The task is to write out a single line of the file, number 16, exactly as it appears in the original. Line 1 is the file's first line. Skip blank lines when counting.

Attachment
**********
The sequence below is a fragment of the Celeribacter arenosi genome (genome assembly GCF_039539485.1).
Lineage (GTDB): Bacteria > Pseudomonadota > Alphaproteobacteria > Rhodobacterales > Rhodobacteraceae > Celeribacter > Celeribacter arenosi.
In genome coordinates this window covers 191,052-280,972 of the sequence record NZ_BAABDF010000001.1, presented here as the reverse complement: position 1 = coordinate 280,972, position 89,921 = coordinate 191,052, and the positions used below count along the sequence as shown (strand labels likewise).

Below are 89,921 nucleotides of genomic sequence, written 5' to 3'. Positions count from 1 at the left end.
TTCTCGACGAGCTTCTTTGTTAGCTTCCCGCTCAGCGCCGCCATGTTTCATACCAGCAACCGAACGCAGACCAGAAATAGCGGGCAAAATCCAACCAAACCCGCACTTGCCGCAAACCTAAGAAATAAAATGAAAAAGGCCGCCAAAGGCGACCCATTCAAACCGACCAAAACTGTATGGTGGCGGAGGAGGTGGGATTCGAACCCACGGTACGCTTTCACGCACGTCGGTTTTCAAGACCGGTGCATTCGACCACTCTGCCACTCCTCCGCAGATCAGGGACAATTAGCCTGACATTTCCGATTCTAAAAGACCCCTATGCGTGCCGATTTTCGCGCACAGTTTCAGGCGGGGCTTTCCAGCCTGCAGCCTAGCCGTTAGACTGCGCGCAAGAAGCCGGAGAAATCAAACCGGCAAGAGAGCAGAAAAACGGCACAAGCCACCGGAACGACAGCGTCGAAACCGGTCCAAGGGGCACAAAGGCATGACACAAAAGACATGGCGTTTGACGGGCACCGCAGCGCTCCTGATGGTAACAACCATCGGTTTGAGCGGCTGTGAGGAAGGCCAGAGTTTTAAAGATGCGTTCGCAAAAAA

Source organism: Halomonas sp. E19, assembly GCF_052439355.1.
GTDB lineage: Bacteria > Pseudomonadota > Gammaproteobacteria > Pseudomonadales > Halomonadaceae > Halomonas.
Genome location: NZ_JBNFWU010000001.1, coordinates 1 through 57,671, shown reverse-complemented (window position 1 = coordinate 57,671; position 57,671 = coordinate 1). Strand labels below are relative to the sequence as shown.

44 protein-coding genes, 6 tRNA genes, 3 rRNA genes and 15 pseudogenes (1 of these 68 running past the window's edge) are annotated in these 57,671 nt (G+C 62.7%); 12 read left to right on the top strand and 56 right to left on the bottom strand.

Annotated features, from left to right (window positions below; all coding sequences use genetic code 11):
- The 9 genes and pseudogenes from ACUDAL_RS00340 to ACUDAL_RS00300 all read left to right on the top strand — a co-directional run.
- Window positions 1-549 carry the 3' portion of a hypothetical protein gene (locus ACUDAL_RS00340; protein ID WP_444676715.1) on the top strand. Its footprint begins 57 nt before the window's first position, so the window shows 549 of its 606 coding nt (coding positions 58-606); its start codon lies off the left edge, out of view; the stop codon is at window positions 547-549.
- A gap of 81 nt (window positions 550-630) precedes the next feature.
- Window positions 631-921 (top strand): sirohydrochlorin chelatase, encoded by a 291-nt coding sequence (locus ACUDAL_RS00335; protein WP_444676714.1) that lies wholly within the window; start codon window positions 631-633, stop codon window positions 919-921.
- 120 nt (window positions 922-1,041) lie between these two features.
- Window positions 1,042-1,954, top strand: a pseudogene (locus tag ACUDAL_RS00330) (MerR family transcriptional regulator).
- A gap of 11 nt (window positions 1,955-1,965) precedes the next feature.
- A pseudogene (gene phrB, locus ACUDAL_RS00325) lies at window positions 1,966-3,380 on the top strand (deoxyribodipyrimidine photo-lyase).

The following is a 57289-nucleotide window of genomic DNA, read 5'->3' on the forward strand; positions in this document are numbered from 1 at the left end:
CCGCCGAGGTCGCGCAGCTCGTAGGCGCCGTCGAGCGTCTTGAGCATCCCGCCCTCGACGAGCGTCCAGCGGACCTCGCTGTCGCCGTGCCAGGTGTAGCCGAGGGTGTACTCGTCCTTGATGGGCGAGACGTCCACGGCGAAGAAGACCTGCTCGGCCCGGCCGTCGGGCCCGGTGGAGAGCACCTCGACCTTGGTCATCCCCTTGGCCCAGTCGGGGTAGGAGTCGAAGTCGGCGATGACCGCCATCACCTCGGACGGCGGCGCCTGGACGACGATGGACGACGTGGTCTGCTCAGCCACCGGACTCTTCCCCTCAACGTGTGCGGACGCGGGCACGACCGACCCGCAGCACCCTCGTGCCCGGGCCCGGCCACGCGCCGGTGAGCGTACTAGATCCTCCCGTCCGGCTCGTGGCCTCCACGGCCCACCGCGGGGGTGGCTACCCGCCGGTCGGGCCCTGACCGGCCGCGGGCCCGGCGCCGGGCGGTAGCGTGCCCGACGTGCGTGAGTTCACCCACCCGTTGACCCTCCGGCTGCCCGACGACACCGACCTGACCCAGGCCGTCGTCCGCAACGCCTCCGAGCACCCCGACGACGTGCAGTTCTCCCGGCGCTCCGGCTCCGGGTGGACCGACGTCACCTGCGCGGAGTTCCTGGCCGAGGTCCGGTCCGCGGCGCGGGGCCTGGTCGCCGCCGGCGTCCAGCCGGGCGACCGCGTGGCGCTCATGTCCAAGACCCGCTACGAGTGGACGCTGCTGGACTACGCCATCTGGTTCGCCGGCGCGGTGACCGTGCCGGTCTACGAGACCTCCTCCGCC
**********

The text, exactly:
- Window positions 1,042-1,954, top strand: a pseudogene (locus tag ACUDAL_RS00330) (MerR family transcriptional regulator).